Braves right-hander Kris Medlen spent the first four months of the 2012 regular season in a relief role.
It will be a shame if he’s ever asked to go back.
The 26-year-old from Santa Ana, California made his third start of the season on Saturday night against the Mets and was brilliant yet again, allowing just a single run in 6 1/3 innings while striking out seven New York batters. He yielded one run in five-plus innings versus the Astros last Sunday and one run in five innings against the Marlins the week before that.
Fleshed out, Medlen has a 1.62 ERA, a 16/4 K/BB ratio and a .583 opponents’ OPS in three turns through the Atlanta rotation. The Braves are 3-0 in his starts.
Tommy Hanson is just about ready to return from a back injury and a rotation spot will have to be cleared for his arrival. Medlen might be the easiest choice for demotion because of his past experience as a reliever and his willingness to handle any gig, but the Braves would do well to let the good times roll.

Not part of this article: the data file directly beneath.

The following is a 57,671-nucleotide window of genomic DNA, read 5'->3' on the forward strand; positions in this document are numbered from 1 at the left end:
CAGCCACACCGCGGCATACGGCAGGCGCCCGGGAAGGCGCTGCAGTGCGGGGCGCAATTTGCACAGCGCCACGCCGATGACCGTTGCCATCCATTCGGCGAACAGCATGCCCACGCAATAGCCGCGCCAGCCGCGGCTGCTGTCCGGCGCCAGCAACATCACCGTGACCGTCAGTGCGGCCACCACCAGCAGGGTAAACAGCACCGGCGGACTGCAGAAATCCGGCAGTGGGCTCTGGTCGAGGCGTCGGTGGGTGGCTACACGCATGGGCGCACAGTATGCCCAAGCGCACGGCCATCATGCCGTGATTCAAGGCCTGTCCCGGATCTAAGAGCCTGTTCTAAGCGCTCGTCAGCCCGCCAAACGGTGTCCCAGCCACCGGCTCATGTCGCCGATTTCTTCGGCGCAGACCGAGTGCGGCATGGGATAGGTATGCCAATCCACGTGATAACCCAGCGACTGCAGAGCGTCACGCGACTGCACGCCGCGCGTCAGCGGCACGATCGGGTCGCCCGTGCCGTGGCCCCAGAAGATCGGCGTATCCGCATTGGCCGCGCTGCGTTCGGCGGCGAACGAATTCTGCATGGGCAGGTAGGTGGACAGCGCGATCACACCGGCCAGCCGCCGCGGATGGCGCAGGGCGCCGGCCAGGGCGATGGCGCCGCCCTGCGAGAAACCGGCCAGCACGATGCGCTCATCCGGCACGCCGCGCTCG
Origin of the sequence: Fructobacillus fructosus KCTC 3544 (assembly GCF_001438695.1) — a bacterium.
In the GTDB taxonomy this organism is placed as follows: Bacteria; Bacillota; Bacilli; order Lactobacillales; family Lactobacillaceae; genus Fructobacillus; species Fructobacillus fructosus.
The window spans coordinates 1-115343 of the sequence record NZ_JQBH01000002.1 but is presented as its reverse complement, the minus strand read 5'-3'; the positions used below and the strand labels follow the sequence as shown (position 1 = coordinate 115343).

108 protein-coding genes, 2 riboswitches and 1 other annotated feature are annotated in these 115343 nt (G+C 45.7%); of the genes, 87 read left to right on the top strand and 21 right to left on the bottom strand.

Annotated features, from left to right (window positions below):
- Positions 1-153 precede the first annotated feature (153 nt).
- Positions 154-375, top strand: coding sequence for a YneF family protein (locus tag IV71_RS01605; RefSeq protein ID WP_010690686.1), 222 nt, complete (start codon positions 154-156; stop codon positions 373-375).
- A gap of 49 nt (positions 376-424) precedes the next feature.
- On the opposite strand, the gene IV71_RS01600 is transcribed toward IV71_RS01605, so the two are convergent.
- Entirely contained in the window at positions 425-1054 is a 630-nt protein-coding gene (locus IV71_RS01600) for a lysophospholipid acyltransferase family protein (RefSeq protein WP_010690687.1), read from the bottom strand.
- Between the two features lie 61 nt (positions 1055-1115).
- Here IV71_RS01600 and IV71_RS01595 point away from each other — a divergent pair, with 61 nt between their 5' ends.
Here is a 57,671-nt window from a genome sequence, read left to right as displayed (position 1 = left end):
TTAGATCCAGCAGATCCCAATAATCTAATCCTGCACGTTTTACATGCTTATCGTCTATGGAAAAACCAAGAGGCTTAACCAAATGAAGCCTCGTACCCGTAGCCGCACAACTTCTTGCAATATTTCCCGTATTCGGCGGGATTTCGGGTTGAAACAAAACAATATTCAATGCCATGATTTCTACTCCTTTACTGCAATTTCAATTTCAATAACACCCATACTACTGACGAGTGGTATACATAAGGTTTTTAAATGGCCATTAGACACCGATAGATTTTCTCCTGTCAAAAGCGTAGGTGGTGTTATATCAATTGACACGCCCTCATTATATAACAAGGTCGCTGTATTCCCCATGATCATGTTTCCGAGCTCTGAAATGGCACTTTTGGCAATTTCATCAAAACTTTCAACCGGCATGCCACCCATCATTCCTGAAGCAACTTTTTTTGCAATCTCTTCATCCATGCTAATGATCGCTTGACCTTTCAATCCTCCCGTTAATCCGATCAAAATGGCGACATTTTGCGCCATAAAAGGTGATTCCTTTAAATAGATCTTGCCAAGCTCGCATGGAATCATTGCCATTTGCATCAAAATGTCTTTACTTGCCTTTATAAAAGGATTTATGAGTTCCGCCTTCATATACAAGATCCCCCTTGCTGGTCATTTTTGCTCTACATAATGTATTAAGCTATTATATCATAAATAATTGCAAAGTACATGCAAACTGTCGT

Just a few days after inking him to a minor league deal, the Braves have released first baseman James Loney, the team announced on Monday. Loney became expendable when the Braves acquired Matt Adams from the Cardinals on Saturday as a replacement for the injured Freddie Freeman.
Loney, 33, appeared in two games at Triple-A Gwinnett. He had one hit, a single, and one walk in eight plate appearances.
Loney will likely have to wait for another team to deal with an injured first baseman or DH before he can secure another contract.
Every now and then, The Players’ Tribune runs a “five toughest” feature. In 2015, David Ortiz listed the five toughest pitchers he ever faced. Last month, Christian Yelich wrote up the five toughest pitchers in the NL East. Now, it’s Ian Kinsler‘s turn with the five toughest pitchers in the AL Central.
Kinsler goes into detail explaining why each pitcher is difficult to face, so hop over to The Players’ Tribune for his reasoning. His list
Presumably, Kinsler intentionally omitted his Tiger teammates from the list. He has faced Justin Verlander a fair amount earlier in his career, and he has only a .176/.333/.235 batting line in 42 plate appearances against the right-hander. Verlander’s stuff is often described as tough to hit in one phrase or another. Kinsler has also struggled against Indians starter Carlos Carrasco (.590 OPS), but one can understand why he would be omitted from a list of five given who was already listed.